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As we carefully plan our post-pandemic travels, personal health and safety remain among our top priorities. Okinawa’s subtropical climate makes it an ideal place at any time of year to take a peacefully insular workcation. Stay focused and relax with family in a secluded villa, then enjoy socially distanced outdoor activities such as trekking through the forest, exploring ancient castle ruins, or cycling along quiet coastal roads in northern Okinawa.

Spend a Peaceful Workcation in a Private Villa

For a safe and productive working retreat, Okinawa has a wide range of private accommodations in secluded locations where you can set up office, while remaining close to nature.

On the Motobu Peninsula, you can rent an entire villa in its own private garden surrounded by trees from Shinminka Villa. Each villa is fully furnished with a deluxe kitchen and even an outdoor barbecue, so you can shop for fresh produce at local food markets and enjoy slow-life within the local village community. The newly built wooden buildings are modeled after traditional Okinawan minka folk houses, but redesigned with contemporary architecture — the outer walls are completely transparent to give you a 360-degree view of your immediate surroundings, and by extension an intimate connection with the natural environment.

Explore Deep Ryukyu Culture in Nakijin 

The site of the late 13th century Nakijin Castle is one of the nine Gusuku Sites and Related Properties of the Kingdom of Ryukyu, which are collectively designated as a World Cultural Heritage Site, representing five hundred years of Ryukyuan culture and history.

Hiking in the ruins of Nakijin Castle | Photo by OCVB

The sprawling fortress of Nakijin Castle is a prime example of Nozura-zumi, an ancient construction technique that piles rocks according to their natural shape in order to build strong walls. You can easily spend a half a day exploring the ruins, walking across the undulating walls as you admire sweeping views of the surrounding forest and sea beyond, while reflecting upon the deep history of Ryukyu culture.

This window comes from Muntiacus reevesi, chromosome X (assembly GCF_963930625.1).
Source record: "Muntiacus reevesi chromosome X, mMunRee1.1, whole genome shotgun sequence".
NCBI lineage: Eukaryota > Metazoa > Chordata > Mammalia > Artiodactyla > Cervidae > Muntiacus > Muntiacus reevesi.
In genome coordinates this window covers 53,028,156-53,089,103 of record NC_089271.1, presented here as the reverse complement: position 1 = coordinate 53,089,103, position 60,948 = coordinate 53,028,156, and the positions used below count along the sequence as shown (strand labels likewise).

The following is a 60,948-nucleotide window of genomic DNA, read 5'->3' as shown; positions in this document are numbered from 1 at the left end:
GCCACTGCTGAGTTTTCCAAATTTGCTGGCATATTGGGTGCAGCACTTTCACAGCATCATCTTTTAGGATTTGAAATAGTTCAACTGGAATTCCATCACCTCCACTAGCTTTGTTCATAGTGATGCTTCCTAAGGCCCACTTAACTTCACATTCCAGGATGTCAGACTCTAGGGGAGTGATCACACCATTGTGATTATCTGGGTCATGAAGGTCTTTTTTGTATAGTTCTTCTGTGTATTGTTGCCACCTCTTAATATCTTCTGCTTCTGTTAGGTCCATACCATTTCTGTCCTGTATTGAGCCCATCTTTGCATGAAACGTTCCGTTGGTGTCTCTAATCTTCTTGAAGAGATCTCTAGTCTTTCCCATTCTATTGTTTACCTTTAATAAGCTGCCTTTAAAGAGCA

Hike through the Primeval Forests of Yanbaru

The 13,600-hectare Yanbaru National Park is ideal for socially distanced outdoor activities while immersing yourself in nature. This area is northern Okinawa’s mountainous region of primeval forests and rare endemic wildlife. Among its native subtropical flora are epiphytic ferns and orchids, living fossil cycads, giant banyans, evergreen Itajii, and the famous towering Okinawa Urajirogashi tree on Mt. Ibudake. Endemic species of fauna include the iconic Yanbaru kuina (Okinawa Rail), Noguchi gera (Okinawa Woodpecker), Ryukyu yamagame (Ryukyu Black Breasted Leaf Turtle).

Hike up to cloud forests on Mt. Yonahadake, admire spectacular views from limestone cliffs overlooking Shioya Bay, or follow a scenic trail leading to the 26-meter drop of Hiji Otaki Falls.

Discover the Romance of Kouri Island

If limiting interaction with others while slow traveling remains a concern, consider renting a bicycle in Nago and going for a refreshing ride along the coast. Kouri Island is a highly charismatic destination for lovers, featuring the timeless attraction of a coralline rock formation in the shape of a heart, which is also the setting of Okinawa’s own Adam and Eve legend. From Nago, turn off Route 58 onto Yagaji Island, then continue across to Kouri Bridge, savoring each scenic minute of its 1,960-meter span over clear turquoise water. On the other side, enjoy touring the coastline with more luscious sea views around Kouri Island’s 8-kilometer circumference.

The lovely view toward Kouri Island in Okinawa. | Photo by OCVB

Before travelling, please always check the latest government advice about your destination.

Wherever and however you choose to travel through the islands, keep in mind that the less populated, more wild region of northern Okinawa offers a variety of secluded retreats and safe activities for both a socially distanced workspace and a splendid vacation.

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Cherise Fong

Cherise Fong

Originally from San Francisco, currently living in Tokyo, preferably traveling by bicycle. Always seeking out invisible ecosystems, untold stories and new perspectives to connect Japan's cultural and physical landscapes.

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